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Long-Term Landlords Returning to the Fore

March 29, 2014 | Landlord News  

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The Association of Residential Letting Agents (ARLA) have revealed new research which shows a fouth consecutive quarterly drop in the number of people letting out properties because they have not been able to sell. This brings the number of so-called accidental landlords to the lowest level they have recorded since they first investigated the matter in 2009, during the post credit crunch property crisis.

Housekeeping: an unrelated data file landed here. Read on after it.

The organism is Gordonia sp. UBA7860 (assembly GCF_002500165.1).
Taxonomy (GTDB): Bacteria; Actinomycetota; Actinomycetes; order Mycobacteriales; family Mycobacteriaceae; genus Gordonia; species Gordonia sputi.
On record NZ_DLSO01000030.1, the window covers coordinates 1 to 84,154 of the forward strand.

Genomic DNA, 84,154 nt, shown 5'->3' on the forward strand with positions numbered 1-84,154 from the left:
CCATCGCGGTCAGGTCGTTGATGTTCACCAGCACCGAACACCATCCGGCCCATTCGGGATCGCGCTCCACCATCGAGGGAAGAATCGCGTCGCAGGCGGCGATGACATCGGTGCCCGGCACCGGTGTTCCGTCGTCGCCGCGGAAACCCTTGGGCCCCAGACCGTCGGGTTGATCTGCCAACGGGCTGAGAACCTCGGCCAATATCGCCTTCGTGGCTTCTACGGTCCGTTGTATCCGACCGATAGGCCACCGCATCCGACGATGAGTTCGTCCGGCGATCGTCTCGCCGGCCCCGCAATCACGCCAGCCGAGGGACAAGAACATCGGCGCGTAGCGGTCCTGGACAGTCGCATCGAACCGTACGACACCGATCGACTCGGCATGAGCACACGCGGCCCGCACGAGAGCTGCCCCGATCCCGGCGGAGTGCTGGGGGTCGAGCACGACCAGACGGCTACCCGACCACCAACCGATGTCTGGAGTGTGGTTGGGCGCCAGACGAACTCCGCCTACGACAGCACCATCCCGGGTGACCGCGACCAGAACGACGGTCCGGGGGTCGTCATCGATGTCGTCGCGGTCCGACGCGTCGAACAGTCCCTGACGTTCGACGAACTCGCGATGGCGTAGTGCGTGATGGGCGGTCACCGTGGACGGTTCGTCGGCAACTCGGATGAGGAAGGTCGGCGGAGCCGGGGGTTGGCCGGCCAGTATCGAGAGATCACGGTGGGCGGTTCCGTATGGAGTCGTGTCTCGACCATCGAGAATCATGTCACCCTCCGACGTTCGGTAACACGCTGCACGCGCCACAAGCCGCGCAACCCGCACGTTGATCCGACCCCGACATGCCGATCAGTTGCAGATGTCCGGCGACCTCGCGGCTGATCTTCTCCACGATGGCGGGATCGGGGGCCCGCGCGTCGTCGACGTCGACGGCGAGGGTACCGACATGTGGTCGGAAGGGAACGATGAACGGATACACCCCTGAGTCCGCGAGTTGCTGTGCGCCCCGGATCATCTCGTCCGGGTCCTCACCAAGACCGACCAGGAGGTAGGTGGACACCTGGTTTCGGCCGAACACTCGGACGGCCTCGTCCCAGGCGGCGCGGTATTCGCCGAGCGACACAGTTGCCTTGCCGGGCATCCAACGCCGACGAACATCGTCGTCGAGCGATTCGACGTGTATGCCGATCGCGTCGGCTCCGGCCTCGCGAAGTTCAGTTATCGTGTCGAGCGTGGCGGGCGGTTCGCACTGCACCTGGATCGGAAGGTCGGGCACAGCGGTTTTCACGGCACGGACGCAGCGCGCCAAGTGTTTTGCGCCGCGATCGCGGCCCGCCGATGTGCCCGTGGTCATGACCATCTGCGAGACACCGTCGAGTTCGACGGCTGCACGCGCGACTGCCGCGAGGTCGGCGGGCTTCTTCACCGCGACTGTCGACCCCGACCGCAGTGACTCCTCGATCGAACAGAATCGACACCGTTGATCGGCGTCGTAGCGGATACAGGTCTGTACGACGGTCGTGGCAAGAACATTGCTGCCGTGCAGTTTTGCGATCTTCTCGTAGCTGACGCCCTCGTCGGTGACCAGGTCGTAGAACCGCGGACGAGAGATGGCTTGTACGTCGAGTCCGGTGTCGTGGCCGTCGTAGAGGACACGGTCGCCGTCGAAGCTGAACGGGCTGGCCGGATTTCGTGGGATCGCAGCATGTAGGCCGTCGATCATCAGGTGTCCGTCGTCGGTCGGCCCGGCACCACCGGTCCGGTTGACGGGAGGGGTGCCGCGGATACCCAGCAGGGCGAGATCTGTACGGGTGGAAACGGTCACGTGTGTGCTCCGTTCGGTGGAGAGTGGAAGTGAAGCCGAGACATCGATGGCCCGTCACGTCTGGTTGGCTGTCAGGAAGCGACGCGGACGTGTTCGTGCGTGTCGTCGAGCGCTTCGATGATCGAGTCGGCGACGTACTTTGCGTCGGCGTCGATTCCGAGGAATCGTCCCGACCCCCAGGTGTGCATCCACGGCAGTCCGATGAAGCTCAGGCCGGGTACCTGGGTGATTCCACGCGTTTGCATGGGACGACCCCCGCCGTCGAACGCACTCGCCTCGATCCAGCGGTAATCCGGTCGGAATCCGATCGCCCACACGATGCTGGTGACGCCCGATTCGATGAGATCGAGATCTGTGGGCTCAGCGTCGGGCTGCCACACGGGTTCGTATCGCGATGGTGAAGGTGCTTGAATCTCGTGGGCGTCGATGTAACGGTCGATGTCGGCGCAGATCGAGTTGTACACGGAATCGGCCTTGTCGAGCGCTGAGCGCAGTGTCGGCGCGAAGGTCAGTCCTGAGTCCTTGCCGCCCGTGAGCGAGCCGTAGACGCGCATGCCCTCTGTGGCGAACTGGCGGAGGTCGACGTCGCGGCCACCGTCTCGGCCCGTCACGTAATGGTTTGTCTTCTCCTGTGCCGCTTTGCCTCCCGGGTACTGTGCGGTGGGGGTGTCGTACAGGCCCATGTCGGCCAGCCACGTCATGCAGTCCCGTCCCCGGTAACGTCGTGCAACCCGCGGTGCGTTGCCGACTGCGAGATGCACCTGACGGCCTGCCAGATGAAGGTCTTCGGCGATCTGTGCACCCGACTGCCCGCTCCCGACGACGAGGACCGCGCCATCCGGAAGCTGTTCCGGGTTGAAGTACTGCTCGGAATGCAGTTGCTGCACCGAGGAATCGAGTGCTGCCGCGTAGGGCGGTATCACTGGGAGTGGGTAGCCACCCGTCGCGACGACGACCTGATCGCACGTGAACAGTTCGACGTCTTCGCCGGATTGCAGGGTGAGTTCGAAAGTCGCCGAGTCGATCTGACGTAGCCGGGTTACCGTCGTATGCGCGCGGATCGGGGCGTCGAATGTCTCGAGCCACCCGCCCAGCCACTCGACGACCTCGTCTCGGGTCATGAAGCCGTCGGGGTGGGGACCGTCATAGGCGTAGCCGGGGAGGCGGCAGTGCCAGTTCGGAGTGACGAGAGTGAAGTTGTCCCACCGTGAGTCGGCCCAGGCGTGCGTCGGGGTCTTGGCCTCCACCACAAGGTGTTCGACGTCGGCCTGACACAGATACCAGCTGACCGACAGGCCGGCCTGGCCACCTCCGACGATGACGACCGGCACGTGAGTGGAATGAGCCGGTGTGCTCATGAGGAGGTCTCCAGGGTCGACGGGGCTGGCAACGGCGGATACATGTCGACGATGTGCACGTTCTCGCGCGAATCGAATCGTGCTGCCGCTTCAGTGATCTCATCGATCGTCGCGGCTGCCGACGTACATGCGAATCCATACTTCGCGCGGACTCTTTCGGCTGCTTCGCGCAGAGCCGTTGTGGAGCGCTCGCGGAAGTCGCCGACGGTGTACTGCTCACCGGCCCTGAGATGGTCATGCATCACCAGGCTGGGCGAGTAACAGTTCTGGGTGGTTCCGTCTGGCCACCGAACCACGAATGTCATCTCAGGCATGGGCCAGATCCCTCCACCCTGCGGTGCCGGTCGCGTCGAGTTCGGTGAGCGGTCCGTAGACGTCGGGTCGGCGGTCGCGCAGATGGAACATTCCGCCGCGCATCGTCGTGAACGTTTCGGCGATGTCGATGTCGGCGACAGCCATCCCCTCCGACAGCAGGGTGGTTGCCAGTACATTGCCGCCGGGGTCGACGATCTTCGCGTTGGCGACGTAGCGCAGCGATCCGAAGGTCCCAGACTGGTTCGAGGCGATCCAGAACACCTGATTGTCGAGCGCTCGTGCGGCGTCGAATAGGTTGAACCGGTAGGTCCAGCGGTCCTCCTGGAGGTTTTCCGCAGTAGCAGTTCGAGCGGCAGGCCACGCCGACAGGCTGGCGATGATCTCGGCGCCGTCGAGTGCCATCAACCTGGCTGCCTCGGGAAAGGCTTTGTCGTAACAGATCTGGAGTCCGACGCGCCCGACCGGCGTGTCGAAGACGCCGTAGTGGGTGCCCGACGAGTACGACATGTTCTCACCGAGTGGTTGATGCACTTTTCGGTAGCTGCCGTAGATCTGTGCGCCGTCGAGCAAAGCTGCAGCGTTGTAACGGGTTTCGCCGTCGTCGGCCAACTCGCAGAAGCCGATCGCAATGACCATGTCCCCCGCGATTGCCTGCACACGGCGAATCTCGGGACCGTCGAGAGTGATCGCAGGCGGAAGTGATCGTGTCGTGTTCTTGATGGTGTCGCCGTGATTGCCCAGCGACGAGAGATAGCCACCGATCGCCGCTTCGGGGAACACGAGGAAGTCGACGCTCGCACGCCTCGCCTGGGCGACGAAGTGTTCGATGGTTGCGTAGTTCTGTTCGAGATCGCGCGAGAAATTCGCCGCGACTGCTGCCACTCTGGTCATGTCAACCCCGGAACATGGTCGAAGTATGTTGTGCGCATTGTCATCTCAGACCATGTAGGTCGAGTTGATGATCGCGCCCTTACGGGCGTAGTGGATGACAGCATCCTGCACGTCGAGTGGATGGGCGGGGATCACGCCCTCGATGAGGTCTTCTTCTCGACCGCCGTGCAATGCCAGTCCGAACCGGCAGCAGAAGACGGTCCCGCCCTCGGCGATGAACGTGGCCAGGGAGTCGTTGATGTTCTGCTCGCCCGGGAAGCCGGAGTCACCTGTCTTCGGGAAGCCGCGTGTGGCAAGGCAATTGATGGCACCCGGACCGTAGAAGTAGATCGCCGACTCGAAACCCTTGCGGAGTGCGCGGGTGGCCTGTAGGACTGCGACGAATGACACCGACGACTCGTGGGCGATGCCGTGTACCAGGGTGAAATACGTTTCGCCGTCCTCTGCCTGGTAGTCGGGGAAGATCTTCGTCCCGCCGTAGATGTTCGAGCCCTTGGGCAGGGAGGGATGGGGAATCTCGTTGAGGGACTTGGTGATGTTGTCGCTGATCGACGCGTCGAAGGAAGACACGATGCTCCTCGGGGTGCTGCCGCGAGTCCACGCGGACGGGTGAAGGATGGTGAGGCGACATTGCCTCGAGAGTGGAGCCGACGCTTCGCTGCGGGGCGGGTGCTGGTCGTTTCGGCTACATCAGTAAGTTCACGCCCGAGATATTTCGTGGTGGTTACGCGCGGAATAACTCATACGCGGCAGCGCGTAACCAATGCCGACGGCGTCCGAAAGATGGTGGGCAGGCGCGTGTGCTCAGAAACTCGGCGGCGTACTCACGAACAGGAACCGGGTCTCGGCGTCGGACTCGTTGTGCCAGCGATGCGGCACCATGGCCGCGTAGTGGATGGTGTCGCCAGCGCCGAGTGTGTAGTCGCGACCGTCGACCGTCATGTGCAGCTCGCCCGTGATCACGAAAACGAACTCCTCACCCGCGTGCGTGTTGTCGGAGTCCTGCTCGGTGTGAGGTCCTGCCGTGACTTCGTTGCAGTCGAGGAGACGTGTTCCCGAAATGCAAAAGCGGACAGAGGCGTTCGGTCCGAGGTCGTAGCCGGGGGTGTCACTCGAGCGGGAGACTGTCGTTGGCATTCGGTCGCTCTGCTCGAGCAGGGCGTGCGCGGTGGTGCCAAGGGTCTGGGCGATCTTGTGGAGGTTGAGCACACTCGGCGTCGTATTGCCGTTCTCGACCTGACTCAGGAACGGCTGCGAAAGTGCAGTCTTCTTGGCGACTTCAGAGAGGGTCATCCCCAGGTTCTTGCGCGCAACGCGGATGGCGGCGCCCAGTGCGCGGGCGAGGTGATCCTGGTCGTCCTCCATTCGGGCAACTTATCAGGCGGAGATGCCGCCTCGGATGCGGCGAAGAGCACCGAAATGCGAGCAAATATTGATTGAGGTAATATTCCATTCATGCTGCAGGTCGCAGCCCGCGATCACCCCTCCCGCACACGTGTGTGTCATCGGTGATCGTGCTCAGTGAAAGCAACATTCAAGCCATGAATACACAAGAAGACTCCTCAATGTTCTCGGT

In 2009, 94% of respondents to the ARLA survey said they entered the rental market because they could not sell their property. This figure now stands at 13%. Clearly the renewed ability to sell property is changing the shape of the private rented sector once again.

The vast majority of landlords now appear to be investing with long-term interests, with the average time between the purchase of buy-to-let property and its sale now standing at 19.8 years. This is an increase of 3.4 years since 2009.

Only 1.5% of respondents reported becoming a residential landlord in order to make short-term capital gains over a period of five years or less. Most landlords were found to either have let their property to achieve a combined yield from rental income or capital appreciation (45%), or to create a ‘nest egg’ for the long-term (37%).

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